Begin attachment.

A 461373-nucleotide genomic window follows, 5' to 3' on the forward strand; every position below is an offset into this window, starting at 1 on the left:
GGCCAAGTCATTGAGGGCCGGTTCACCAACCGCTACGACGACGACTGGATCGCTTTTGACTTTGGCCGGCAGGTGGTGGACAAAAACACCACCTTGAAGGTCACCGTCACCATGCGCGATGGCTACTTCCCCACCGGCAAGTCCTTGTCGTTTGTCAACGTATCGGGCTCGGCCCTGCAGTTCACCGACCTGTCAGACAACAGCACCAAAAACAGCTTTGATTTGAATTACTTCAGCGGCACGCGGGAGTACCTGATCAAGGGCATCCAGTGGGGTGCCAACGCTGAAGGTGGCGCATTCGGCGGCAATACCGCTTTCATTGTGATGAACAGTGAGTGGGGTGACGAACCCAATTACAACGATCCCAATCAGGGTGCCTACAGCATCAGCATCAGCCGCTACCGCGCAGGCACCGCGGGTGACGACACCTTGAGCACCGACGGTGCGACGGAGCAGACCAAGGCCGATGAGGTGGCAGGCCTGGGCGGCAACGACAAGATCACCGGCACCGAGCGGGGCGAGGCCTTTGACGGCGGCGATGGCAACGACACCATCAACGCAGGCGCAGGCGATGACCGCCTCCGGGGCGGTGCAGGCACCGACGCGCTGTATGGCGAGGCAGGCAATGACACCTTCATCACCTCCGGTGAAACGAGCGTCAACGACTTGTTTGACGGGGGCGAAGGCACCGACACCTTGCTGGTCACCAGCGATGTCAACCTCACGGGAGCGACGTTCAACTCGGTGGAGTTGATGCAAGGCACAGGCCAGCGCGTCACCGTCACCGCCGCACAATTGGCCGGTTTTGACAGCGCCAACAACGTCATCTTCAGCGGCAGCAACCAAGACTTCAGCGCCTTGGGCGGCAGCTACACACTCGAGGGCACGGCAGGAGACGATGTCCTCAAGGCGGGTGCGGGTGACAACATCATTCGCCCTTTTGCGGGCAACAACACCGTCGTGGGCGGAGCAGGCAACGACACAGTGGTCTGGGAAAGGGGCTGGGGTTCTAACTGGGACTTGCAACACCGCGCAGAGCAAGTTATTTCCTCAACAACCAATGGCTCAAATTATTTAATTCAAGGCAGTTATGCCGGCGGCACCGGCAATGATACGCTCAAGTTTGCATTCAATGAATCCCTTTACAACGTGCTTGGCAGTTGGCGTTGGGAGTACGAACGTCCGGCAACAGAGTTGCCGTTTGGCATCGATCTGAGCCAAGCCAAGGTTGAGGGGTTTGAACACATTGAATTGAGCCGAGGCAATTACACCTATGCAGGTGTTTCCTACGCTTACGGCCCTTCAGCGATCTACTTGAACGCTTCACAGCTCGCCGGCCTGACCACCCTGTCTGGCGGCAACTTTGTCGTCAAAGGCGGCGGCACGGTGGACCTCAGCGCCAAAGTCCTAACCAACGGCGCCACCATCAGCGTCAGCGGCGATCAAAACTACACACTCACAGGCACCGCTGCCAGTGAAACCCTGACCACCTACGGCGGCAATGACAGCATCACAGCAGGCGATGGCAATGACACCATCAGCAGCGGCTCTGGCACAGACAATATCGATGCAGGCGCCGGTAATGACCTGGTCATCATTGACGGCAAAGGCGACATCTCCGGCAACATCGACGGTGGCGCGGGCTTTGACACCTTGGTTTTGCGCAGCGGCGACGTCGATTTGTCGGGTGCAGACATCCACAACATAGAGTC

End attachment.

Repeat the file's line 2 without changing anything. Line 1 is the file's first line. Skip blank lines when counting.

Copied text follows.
GGCCAAGTCATTGAGGGCCGGTTCACCAACCGCTACGACGACGACTGGATCGCTTTTGACTTTGGCCGGCAGGTGGTGGACAAAAACACCACCTTGAAGGTCACCGTCACCATGCGCGATGGCTACTTCCCCACCGGCAAGTCCTTGTCGTTTGTCAACGTATCGGGCTCGGCCCTGCAGTTCACCGACCTGTCAGACAACAGCACCAAAAACAGCTTTGATTTGAATTACTTCAGCGGCACGCGGGAGTACCTGATCAAGGGCATCCAGTGGGGTGCCAACGCTGAAGGTGGCGCATTCGGCGGCAATACCGCTTTCATTGTGATGAACAGTGAGTGGGGTGACGAACCCAATTACAACGATCCCAATCAGGGTGCCTACAGCATCAGCATCAGCCGCTACCGCGCAGGCACCGCGGGTGACGACACCTTGAGCACCGACGGTGCGACGGAGCAGACCAAGGCCGATGAGGTGGCAGGCCTGGGCGGCAACGACAAGATCACCGGCACCGAGCGGGGCGAGGCCTTTGACGGCGGCGATGGCAACGACACCATCAACGCAGGCGCAGGCGATGACCGCCTCCGGGGCGGTGCAGGCACCGACGCGCTGTATGGCGAGGCAGGCAATGACACCTTCATCACCTCCGGTGAAACGAGCGTCAACGACTTGTTTGACGGGGGCGAAGGCACCGACACCTTGCTGGTCACCAGCGATGTCAACCTCACGGGAGCGACGTTCAACTCGGTGGAGTTGATGCAAGGCACAGGCCAGCGCGTCACCGTCACCGCCGCACAATTGGCCGGTTTTGACAGCGCCAACAACGTCATCTTCAGCGGCAGCAACCAAGACTTCAGCGCCTTGGGCGGCAGCTACACACTCGAGGGCACGGCAGGAGACGATGTCCTCAAGGCGGGTGCGGGTGACAACATCATTCGCCCTTTTGCGGGCAACAACACCGTCGTGGGCGGAGCAGGCAACGACACAGTGGTCTGGGAAAGGGGCTGGGGTTCTAACTGGGACTTGCAACACCGCGCAGAGCAAGTTATTTCCTCAACAACCAATGGCTCAAATTATTTAATTCAAGGCAGTTATGCCGGCGGCACCGGCAATGATACGCTCAAGTTTGCATTCAATGAATCCCTTTACAACGTGCTTGGCAGTTGGCGTTGGGAGTACGAACGTCCGGCAACAGAGTTGCCGTTTGGCATCGATCTGAGCCAAGCCAAGGTTGAGGGGTTTGAACACATTGAATTGAGCCGAGGCAATTACACCTATGCAGGTGTTTCCTACGCTTACGGCCCTTCAGCGATCTACTTGAACGCTTCACAGCTCGCCGGCCTGACCACCCTGTCTGGCGGCAACTTTGTCGTCAAAGGCGGCGGCACGGTGGACCTCAGCGCCAAAGTCCTAACCAACGGCGCCACCATCAGCGTCAGCGGCGATCAAAACTACACACTCACAGGCACCGCTGCCAGTGAAACCCTGACCACCTACGGCGGCAATGACAGCATCACAGCAGGCGATGGCAATGACACCATCAGCAGCGGCTCTGGCACAGACAATATCGATGCAGGCGCCGGTAATGACCTGGTCATCATTGACGGCAAAGGCGACATCTCCGGCAACATCGACGGTGGCGCGGGCTTTGACACCTTGGTTTTGCGCAGCGGCGACGTCGATTTGTCGGGTGCAGACATCCACAACATAGAGTC